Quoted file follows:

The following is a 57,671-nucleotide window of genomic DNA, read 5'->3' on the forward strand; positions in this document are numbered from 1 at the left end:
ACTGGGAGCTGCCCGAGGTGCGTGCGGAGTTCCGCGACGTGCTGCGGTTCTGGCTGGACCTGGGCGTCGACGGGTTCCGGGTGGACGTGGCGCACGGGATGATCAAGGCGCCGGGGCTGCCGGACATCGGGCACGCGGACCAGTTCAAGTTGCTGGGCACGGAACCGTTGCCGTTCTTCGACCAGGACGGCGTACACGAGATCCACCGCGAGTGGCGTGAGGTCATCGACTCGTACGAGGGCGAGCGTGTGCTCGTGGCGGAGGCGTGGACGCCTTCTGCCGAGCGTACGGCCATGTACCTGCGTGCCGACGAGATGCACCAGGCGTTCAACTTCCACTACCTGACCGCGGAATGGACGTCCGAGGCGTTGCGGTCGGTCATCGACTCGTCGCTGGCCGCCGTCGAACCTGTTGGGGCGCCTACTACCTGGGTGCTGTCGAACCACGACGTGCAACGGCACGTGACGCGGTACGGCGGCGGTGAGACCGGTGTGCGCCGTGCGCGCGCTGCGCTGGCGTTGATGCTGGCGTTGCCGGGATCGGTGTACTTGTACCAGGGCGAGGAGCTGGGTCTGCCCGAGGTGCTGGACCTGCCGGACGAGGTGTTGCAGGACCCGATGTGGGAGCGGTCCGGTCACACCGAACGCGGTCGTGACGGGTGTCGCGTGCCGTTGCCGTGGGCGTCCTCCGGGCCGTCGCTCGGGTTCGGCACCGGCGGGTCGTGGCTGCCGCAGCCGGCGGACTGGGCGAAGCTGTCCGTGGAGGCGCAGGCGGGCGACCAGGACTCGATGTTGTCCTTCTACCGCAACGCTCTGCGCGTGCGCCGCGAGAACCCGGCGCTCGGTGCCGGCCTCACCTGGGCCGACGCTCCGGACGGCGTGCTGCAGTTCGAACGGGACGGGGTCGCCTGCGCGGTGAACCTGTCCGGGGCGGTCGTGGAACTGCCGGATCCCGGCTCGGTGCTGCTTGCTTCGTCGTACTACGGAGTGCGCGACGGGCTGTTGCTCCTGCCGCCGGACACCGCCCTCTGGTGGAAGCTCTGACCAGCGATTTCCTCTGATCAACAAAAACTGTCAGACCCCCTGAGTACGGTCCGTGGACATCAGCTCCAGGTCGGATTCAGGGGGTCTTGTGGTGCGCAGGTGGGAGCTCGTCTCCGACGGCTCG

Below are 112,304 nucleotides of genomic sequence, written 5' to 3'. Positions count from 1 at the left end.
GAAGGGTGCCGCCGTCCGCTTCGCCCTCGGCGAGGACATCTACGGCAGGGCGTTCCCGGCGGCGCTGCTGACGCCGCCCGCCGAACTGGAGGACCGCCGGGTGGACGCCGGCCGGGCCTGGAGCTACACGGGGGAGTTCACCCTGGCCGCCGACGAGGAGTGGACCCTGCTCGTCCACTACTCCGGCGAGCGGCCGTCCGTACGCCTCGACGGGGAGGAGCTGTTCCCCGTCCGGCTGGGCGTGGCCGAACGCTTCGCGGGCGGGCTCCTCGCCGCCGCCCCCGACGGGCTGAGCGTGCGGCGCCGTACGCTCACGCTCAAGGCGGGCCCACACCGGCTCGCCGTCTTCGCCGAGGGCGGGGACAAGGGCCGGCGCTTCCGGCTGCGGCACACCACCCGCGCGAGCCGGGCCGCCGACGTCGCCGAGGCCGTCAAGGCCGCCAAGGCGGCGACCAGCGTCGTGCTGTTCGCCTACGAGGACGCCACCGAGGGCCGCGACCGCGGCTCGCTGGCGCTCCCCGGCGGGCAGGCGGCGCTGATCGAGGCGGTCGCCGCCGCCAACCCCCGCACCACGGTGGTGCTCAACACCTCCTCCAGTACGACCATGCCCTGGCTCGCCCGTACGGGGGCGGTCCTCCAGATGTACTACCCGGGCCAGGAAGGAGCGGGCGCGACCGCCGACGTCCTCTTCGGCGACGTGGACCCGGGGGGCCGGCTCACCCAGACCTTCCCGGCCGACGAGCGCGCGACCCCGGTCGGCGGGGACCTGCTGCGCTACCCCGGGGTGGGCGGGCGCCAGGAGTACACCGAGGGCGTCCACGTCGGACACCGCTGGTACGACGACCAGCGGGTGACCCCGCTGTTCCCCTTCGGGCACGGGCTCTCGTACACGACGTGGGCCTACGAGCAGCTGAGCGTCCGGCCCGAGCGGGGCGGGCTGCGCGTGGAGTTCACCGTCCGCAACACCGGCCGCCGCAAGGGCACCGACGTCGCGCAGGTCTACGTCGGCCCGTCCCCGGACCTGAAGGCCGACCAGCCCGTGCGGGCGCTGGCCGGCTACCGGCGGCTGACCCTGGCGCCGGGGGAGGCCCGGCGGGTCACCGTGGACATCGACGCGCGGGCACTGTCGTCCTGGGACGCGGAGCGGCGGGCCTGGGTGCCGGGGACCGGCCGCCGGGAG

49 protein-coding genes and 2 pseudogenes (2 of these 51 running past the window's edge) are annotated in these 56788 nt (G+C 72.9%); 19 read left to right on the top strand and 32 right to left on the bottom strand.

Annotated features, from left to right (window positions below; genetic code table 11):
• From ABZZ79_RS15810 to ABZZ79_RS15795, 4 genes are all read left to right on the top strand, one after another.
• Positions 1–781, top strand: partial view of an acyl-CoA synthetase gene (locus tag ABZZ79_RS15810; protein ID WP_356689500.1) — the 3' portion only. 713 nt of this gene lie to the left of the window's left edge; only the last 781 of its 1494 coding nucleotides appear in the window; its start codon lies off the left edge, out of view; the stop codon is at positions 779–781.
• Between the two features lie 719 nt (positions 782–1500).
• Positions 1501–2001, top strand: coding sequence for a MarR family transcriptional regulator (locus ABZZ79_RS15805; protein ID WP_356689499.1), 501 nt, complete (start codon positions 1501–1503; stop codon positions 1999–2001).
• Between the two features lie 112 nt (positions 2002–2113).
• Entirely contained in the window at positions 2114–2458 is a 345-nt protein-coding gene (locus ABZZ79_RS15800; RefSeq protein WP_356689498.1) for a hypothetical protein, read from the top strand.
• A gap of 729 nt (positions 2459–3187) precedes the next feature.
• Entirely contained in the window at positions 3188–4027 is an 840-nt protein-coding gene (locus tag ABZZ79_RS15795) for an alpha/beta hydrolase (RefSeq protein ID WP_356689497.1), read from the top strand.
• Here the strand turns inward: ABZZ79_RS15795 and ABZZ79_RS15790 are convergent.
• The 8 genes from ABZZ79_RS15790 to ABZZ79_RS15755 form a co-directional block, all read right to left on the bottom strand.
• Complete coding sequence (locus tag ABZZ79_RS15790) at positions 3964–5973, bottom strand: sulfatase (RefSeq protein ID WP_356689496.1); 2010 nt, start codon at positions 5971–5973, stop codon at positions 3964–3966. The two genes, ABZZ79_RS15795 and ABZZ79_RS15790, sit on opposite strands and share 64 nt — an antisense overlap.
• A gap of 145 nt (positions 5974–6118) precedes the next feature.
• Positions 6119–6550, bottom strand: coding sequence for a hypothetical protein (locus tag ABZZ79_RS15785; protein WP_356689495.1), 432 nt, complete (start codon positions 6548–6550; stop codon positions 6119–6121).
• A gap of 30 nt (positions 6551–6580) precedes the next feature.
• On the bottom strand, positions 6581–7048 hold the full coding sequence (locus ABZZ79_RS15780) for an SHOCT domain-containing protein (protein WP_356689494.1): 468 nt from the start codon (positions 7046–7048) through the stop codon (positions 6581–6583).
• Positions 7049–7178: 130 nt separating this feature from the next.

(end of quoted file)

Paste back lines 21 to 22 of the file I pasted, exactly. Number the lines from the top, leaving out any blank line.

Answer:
• On the bottom strand, positions 6581–7048 hold the full coding sequence (locus ABZZ79_RS15780) for an SHOCT domain-containing protein (protein WP_356689494.1): 468 nt from the start codon (positions 7046–7048) through the stop codon (positions 6581–6583).
• Positions 7049–7178: 130 nt separating this feature from the next.